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Jun 30th, 2014
Intel Knights Landing: A closer look
At the 2014 International Supercomputing Conf. in Leipzig Germany last week Intel revealed details of their new second generation Xenon Phi processor “Knights Landing” and Micron announced an ongoing collaboration with Intel to deliver a TSV based “on-package memory” solution. i-Micronews thought these announcements were worth… A closer look.
At the 2014 International Supercomputing Conf. in Leipzig Germany last week Intel revealed details of their new second generation Xenon Phi processor “Knights Landing” and Micron announced an ongoing collaboration with Intel to deliver a TSV based “on-package memory” solution. Knights Landing [KNL] is the code name for the second generation Intel “Many Integrated Core” (MIC) architecture which will debut in 2015 and be used in high performance computing [HPC] (more).
Intel XenonTM Processor Roadmap
KNL will be manufactured by Intel using 14nm FinFET process technology and will include up to 72 processor cores that can operate with up to four threads per core. Intel has disclosed that this chip will be based on a version of the Silvermont core used in Intel's Atom processors and support for up to 384 GB of DDR4 RAM and 16GB of 3D stacked DRAM on-package ( Micron Hybrid Memory Cube, HMC), providing up to 500GB/sec of memory bandwidth. It will be the first Intel HPC processor to use 3D stacked memory.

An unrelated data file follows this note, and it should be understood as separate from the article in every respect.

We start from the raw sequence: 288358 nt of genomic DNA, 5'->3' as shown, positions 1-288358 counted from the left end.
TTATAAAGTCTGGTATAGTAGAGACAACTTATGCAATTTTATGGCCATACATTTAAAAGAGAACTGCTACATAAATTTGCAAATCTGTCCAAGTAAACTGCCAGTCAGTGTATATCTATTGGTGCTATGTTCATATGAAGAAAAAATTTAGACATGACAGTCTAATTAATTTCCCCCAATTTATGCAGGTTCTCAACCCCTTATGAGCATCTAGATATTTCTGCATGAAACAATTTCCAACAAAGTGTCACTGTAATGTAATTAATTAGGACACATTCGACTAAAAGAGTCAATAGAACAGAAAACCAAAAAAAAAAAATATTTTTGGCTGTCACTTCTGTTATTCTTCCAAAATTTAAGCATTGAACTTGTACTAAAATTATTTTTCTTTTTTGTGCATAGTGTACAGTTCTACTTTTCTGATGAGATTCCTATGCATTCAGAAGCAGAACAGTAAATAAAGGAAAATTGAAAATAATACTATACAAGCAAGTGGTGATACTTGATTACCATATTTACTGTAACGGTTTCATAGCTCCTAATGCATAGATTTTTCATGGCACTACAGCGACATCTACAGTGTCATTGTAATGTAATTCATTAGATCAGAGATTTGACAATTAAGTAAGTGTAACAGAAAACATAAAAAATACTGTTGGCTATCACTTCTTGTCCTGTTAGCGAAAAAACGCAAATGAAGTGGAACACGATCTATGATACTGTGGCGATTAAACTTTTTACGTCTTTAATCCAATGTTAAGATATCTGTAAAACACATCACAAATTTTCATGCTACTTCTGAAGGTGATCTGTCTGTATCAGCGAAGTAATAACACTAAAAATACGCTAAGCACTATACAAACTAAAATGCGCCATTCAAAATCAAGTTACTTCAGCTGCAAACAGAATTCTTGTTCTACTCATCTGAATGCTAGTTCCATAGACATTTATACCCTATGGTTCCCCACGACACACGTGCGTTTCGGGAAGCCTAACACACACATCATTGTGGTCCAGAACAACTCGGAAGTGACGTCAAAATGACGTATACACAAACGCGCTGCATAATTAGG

KNL Xeon Phi has a 6-channel DDR4 memory controller supporting up to 384 GB RAM per socket. The stacked 3D memory or multi channel DRAM (MCDRAM) in the CPU package has a customized memory interface. It is expected to deliver 5X the memory bandwidth versus GDDR5 with 1/3 the energy per bit in half the footprint. ,
KNL 3D Stacked HMC DRAM in CPU Package with DDR4 on Motherboard (source: VR-zone) (more).
KNL architecture is shown below:
Knights Landing Processor Architecture [source: VR-zone] (more)
Knights Landing is expected to be deployed in the Cray “Cori” at National Energy Research Scientific Computing (NERSC) Center (more). It has been reported that the “Cori” will use over 9,300 Knights Landing nodes each of which uses eight HMCs, with each HMC built using four DRAM chips and one logic chip, totaling about 300,000 DRAM chips for the single system (more).
Micron and Intel have been collaborating on this program for years. Intel first revealed of the memory cube technology at their Intel Developers Forum in June of 2011 (more).
HMC Presented at IDF 2011 [source: Micron]
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